Companies hire workers in different ways depending on what they’re looking for. When a company chooses a hiring strategy, they’re typically picking one that is in line with the company’s goals. Each strategy has its own strengths and shortcomings.
When you’re applying for a job, it’s important to know the company culture that you’re getting yourself into. Different companies value employees in different ways, and a company’s hiring strategy reveals a lot about how an employee will fit in the workplace environment.
For anybody looking for a job, here’s a breakdown of some of the different hiring strategies you can expect from companies.
The “Rock Star” employee strategy
Some employees devote their primary focus to searching for “Rock Star” employees. These are employees who show exceptional levels of talent, ambition and performance.
However, devoting all your energy to a rock-star hunt may not be the best strategy. Companies who have done so have seen setbacks from internal rivalries. Plus, companies who choose only based on talent miss whether their employees have values consistent with company culture. Star employees who don’t fit in value-wise tend not to last very long before moving to a different company that is in line with their goals.
Some companies run their business with a strict, authoritarian culture. These companies care about nothing but cold results, weighing their corporate design above all else.
Companies with authoritarian cultures lay down their rule with an iron fist. While they may not be fun places to work, some of these companies find success in devoting all of their resources toward corporate advantage. This culture permeates through hiring strategy, as the motive for how to choose an employee will be less on how well the employee will fit in, and more on cost-effectiveness and efficiency.
The engineering strategy
Another way that companies will focus their hiring is by looking for employees that are able to accomplish a specific set of technical tasks. For instance, a design firm might consider only hiring designers in order to maximize their output and the quality of their products.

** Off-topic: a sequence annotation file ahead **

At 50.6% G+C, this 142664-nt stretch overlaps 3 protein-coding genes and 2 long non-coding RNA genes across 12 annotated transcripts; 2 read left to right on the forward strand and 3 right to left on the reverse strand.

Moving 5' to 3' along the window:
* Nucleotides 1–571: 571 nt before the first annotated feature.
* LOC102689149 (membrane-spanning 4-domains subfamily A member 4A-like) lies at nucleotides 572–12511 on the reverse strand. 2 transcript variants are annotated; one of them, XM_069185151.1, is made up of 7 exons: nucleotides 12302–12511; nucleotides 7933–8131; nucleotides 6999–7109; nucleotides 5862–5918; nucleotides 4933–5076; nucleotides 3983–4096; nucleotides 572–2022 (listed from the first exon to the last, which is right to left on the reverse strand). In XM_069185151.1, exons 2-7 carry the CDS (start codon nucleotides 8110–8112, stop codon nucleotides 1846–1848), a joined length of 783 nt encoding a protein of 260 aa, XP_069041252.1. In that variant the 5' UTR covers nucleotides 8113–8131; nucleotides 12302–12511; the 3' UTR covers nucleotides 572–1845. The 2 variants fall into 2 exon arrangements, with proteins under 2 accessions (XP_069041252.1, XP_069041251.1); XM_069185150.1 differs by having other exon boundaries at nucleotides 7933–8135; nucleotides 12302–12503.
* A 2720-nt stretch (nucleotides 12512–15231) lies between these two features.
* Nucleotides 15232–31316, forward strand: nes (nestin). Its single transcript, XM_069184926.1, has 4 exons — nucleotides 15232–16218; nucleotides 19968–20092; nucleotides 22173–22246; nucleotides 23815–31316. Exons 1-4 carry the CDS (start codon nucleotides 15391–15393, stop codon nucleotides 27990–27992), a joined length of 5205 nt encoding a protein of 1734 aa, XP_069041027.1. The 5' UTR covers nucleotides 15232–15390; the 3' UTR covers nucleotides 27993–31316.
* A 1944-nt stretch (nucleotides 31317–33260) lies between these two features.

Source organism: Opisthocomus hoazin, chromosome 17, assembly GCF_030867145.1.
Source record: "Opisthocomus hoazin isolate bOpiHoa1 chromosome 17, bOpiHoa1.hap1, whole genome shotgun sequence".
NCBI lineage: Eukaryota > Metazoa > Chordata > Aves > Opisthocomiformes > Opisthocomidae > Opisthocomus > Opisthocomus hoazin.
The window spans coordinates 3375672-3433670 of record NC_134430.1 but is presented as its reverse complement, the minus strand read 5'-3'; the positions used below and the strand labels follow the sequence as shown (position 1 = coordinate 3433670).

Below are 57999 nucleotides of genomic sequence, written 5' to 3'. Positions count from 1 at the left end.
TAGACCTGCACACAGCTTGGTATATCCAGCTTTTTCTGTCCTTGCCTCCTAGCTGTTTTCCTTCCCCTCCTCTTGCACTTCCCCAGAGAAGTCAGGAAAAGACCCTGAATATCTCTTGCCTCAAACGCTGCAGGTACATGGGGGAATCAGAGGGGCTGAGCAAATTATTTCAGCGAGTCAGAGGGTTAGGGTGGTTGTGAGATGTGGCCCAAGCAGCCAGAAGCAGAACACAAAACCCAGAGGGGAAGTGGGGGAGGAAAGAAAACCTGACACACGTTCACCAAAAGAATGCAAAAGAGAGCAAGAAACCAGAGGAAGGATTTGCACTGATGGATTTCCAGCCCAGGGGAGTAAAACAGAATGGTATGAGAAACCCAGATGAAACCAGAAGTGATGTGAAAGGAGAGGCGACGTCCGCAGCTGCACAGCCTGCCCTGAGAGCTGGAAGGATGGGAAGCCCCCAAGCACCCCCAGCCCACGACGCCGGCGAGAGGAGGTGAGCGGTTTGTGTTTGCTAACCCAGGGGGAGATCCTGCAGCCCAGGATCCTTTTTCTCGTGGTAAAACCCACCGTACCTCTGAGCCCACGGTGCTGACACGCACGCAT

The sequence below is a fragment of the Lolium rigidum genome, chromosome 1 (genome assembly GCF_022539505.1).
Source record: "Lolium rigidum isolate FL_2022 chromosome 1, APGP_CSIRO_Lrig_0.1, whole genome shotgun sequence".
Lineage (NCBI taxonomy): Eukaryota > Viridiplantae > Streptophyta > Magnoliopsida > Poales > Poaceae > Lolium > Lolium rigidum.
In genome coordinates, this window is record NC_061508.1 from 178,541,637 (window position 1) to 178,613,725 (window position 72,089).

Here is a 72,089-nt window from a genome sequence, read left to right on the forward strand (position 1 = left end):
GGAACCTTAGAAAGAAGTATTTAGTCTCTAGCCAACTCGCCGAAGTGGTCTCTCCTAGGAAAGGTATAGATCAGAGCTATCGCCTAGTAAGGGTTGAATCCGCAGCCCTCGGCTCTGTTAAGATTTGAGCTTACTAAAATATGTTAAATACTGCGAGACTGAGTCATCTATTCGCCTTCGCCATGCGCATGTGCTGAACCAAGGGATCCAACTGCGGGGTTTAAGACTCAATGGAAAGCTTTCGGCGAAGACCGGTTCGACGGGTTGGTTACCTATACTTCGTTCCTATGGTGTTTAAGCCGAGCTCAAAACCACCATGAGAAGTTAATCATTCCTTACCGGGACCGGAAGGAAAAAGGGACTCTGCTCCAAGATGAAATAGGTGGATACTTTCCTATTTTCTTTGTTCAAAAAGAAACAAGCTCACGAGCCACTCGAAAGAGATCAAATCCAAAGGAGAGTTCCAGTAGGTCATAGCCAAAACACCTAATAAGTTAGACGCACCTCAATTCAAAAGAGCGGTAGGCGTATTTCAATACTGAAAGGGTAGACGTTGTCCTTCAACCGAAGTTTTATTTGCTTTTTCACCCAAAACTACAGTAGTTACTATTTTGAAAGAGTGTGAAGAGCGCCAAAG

This works great from a technical standpoint, as product quality is likely to be improved when it’s prioritized so highly. But while this strategy may lead to a strong skillset in one area, it can inevitably lead to a lack of skills in other important, essential areas required for business success. So, if the company ever has to switch focus, or if there are other product needs that have to be addressed, a sole emphasis on technical skill can sometimes be detrimental.
The commitment strategy
Some companies will look for cultural fit above all else. This means picking a candidate based on how well they will fit into company culture instead of focusing on their skill level. In the entrepreneurial scene, this has become a popular trend. By prioritizing an employee’s vision, values and passion in the hiring strategy, the employer is more likely to have an employee that works well with their team.
However, cultural fit has been met with criticism, as it can potentially lead to groupthink. Challenging others’ ideas and providing different viewpoints is a proven method of improving quality when done right. But emphasizing cultural fit means forcing everyone to be in line with the company’s views, which can make employees blind to market changes and potential problems.
Successful companies take on a balance of each of these factors when they look for employees. Different companies have different priorities, and the factors they choose to prioritize within the hiring process depends on their workplace goals. At the end of the day, looking at a company’s hiring strategy is a great way to obtain an idea of how well you’ll fit in as an employee.
Have something to add to this story? Comment below or join the discussion on Facebook.
Header image: Adobe Stock